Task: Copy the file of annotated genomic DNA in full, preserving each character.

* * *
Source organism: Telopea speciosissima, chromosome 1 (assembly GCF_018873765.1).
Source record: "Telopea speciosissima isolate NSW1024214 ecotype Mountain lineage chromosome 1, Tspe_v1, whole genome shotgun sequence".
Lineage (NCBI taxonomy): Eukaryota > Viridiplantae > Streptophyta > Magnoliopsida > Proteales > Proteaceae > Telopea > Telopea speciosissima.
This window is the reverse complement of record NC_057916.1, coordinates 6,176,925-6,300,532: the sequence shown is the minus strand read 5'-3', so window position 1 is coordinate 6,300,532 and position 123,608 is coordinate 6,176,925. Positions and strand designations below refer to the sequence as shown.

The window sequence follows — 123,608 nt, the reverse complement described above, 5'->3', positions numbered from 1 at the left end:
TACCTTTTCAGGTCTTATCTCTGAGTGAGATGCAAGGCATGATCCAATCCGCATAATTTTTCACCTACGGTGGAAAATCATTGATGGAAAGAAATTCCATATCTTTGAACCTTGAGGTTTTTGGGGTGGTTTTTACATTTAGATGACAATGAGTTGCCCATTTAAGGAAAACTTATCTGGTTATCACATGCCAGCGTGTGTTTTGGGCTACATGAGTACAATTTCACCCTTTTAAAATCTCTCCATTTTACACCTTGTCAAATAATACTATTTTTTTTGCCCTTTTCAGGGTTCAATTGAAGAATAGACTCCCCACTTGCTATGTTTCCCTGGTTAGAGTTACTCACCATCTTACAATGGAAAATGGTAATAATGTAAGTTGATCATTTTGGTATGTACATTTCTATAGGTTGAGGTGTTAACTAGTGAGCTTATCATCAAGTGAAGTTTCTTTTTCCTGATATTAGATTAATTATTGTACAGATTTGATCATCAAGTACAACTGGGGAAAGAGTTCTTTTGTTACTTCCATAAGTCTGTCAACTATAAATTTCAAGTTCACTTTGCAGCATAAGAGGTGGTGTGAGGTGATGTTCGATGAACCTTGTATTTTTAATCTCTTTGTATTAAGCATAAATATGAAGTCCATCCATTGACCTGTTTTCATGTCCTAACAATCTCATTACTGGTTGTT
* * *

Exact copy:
Source organism: Telopea speciosissima, chromosome 1 (assembly GCF_018873765.1).
Source record: "Telopea speciosissima isolate NSW1024214 ecotype Mountain lineage chromosome 1, Tspe_v1, whole genome shotgun sequence".
Lineage (NCBI taxonomy): Eukaryota > Viridiplantae > Streptophyta > Magnoliopsida > Proteales > Proteaceae > Telopea > Telopea speciosissima.
This window is the reverse complement of record NC_057916.1, coordinates 6,176,925-6,300,532: the sequence shown is the minus strand read 5'-3', so window position 1 is coordinate 6,300,532 and position 123,608 is coordinate 6,176,925. Positions and strand designations below refer to the sequence as shown.

The window sequence follows — 123,608 nt, the reverse complement described above, 5'->3', positions numbered from 1 at the left end:
TACCTTTTCAGGTCTTATCTCTGAGTGAGATGCAAGGCATGATCCAATCCGCATAATTTTTCACCTACGGTGGAAAATCATTGATGGAAAGAAATTCCATATCTTTGAACCTTGAGGTTTTTGGGGTGGTTTTTACATTTAGATGACAATGAGTTGCCCATTTAAGGAAAACTTATCTGGTTATCACATGCCAGCGTGTGTTTTGGGCTACATGAGTACAATTTCACCCTTTTAAAATCTCTCCATTTTACACCTTGTCAAATAATACTATTTTTTTTGCCCTTTTCAGGGTTCAATTGAAGAATAGACTCCCCACTTGCTATGTTTCCCTGGTTAGAGTTACTCACCATCTTACAATGGAAAATGGTAATAATGTAAGTTGATCATTTTGGTATGTACATTTCTATAGGTTGAGGTGTTAACTAGTGAGCTTATCATCAAGTGAAGTTTCTTTTTCCTGATATTAGATTAATTATTGTACAGATTTGATCATCAAGTACAACTGGGGAAAGAGTTCTTTTGTTACTTCCATAAGTCTGTCAACTATAAATTTCAAGTTCACTTTGCAGCATAAGAGGTGGTGTGAGGTGATGTTCGATGAACCTTGTATTTTTAATCTCTTTGTATTAAGCATAAATATGAAGTCCATCCATTGACCTGTTTTCATGTCCTAACAATCTCATTACTGGTTGTT